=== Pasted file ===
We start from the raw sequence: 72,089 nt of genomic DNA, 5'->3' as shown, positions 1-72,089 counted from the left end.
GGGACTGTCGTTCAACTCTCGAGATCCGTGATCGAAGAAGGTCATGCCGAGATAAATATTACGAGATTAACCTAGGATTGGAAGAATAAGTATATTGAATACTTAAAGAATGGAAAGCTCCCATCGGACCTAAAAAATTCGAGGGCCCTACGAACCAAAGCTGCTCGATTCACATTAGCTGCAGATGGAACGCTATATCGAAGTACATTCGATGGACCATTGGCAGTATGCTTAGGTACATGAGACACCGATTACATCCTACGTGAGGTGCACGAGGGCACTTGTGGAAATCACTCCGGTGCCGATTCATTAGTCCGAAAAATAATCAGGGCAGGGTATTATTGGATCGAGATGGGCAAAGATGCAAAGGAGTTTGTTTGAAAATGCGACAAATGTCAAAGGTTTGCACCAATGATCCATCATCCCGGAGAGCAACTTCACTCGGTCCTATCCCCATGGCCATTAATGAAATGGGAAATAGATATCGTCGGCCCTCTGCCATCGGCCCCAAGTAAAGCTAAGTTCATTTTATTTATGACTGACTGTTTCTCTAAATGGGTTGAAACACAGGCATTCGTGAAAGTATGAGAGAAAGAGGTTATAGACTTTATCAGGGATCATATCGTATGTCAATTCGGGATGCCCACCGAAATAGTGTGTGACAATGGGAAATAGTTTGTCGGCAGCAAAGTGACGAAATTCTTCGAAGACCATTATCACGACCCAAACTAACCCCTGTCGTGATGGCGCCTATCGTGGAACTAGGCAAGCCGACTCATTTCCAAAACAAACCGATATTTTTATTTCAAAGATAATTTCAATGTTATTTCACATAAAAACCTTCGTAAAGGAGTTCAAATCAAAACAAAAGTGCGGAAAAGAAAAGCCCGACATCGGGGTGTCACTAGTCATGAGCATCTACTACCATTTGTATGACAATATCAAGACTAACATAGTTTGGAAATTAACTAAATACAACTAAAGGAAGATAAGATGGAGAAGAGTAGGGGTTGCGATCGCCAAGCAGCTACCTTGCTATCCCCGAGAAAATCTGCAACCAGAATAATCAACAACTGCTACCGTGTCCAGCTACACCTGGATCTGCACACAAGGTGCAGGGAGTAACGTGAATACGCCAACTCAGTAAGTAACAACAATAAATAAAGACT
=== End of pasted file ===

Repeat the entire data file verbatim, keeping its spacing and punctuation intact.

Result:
We start from the raw sequence: 72,089 nt of genomic DNA, 5'->3' as shown, positions 1-72,089 counted from the left end.
GGGACTGTCGTTCAACTCTCGAGATCCGTGATCGAAGAAGGTCATGCCGAGATAAATATTACGAGATTAACCTAGGATTGGAAGAATAAGTATATTGAATACTTAAAGAATGGAAAGCTCCCATCGGACCTAAAAAATTCGAGGGCCCTACGAACCAAAGCTGCTCGATTCACATTAGCTGCAGATGGAACGCTATATCGAAGTACATTCGATGGACCATTGGCAGTATGCTTAGGTACATGAGACACCGATTACATCCTACGTGAGGTGCACGAGGGCACTTGTGGAAATCACTCCGGTGCCGATTCATTAGTCCGAAAAATAATCAGGGCAGGGTATTATTGGATCGAGATGGGCAAAGATGCAAAGGAGTTTGTTTGAAAATGCGACAAATGTCAAAGGTTTGCACCAATGATCCATCATCCCGGAGAGCAACTTCACTCGGTCCTATCCCCATGGCCATTAATGAAATGGGAAATAGATATCGTCGGCCCTCTGCCATCGGCCCCAAGTAAAGCTAAGTTCATTTTATTTATGACTGACTGTTTCTCTAAATGGGTTGAAACACAGGCATTCGTGAAAGTATGAGAGAAAGAGGTTATAGACTTTATCAGGGATCATATCGTATGTCAATTCGGGATGCCCACCGAAATAGTGTGTGACAATGGGAAATAGTTTGTCGGCAGCAAAGTGACGAAATTCTTCGAAGACCATTATCACGACCCAAACTAACCCCTGTCGTGATGGCGCCTATCGTGGAACTAGGCAAGCCGACTCATTTCCAAAACAAACCGATATTTTTATTTCAAAGATAATTTCAATGTTATTTCACATAAAAACCTTCGTAAAGGAGTTCAAATCAAAACAAAAGTGCGGAAAAGAAAAGCCCGACATCGGGGTGTCACTAGTCATGAGCATCTACTACCATTTGTATGACAATATCAAGACTAACATAGTTTGGAAATTAACTAAATACAACTAAAGGAAGATAAGATGGAGAAGAGTAGGGGTTGCGATCGCCAAGCAGCTACCTTGCTATCCCCGAGAAAATCTGCAACCAGAATAATCAACAACTGCTACCGTGTCCAGCTACACCTGGATCTGCACACAAGGTGCAGGGAGTAACGTGAATACGCCAACTCAGTAAGTAACAACAATAAATAAAGACT